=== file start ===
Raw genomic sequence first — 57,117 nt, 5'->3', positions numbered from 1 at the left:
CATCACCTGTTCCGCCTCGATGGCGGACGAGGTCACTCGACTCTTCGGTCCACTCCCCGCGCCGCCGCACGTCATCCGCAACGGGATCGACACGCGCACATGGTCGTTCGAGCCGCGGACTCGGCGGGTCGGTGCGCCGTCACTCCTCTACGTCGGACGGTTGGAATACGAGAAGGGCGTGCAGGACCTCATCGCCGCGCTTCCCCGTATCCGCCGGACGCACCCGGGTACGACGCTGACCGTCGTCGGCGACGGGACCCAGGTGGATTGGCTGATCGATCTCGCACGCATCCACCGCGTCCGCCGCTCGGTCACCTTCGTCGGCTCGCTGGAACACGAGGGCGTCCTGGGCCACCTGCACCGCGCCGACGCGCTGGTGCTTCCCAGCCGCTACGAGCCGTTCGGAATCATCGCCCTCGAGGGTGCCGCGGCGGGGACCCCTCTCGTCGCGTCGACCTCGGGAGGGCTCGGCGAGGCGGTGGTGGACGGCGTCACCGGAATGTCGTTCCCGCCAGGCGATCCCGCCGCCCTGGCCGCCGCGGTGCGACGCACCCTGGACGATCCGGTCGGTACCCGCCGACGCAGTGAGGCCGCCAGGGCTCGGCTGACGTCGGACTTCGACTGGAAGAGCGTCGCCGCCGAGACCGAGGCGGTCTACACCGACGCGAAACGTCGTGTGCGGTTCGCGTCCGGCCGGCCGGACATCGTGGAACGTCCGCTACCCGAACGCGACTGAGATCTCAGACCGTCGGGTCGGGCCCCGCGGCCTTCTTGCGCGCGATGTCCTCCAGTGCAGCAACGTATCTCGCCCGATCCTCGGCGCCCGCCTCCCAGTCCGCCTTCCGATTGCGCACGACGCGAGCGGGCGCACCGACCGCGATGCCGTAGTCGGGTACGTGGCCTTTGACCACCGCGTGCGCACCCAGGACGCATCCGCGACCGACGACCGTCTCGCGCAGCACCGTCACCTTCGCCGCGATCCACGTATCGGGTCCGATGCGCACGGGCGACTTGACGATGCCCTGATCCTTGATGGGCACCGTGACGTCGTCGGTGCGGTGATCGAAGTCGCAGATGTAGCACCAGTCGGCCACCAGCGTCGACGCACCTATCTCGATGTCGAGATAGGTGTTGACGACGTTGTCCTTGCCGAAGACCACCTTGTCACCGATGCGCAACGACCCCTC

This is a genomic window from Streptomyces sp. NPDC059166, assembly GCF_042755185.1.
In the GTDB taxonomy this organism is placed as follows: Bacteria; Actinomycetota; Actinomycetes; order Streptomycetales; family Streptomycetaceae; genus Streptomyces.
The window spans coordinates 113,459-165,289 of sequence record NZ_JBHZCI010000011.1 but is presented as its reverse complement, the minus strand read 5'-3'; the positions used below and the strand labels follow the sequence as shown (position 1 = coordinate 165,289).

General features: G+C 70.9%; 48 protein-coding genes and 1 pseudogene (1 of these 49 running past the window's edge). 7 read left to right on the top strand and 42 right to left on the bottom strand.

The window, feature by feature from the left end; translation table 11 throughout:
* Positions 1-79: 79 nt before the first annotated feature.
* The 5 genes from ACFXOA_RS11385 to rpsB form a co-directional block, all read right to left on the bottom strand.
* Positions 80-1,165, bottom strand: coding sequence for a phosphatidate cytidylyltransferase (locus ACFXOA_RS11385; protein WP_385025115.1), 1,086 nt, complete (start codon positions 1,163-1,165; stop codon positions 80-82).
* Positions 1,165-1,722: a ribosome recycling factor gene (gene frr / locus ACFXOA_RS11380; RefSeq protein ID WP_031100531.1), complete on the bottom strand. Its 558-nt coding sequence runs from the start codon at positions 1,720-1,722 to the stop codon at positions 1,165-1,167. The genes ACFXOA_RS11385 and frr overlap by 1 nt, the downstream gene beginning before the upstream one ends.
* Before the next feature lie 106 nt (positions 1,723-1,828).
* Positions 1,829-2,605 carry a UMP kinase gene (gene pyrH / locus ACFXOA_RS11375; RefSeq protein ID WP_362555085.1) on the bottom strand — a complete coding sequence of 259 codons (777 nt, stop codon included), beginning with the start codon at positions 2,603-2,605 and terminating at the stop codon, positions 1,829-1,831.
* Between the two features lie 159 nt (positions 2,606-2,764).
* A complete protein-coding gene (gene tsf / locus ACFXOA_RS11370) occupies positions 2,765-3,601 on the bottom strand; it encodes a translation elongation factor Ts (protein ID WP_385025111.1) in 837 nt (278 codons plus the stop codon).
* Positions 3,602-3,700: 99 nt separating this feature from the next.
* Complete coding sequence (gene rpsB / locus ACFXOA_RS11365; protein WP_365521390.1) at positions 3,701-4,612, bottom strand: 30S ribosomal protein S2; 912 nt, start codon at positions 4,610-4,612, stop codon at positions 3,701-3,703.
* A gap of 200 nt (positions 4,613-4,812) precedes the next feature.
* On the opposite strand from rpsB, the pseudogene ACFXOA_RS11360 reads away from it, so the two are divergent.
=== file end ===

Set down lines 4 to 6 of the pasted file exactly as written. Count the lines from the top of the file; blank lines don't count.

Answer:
In the GTDB taxonomy this organism is placed as follows: Bacteria; Actinomycetota; Actinomycetes; order Streptomycetales; family Streptomycetaceae; genus Streptomyces.
The window spans coordinates 113,459-165,289 of sequence record NZ_JBHZCI010000011.1 but is presented as its reverse complement, the minus strand read 5'-3'; the positions used below and the strand labels follow the sequence as shown (position 1 = coordinate 165,289).

General features: G+C 70.9%; 48 protein-coding genes and 1 pseudogene (1 of these 49 running past the window's edge). 7 read left to right on the top strand and 42 right to left on the bottom strand.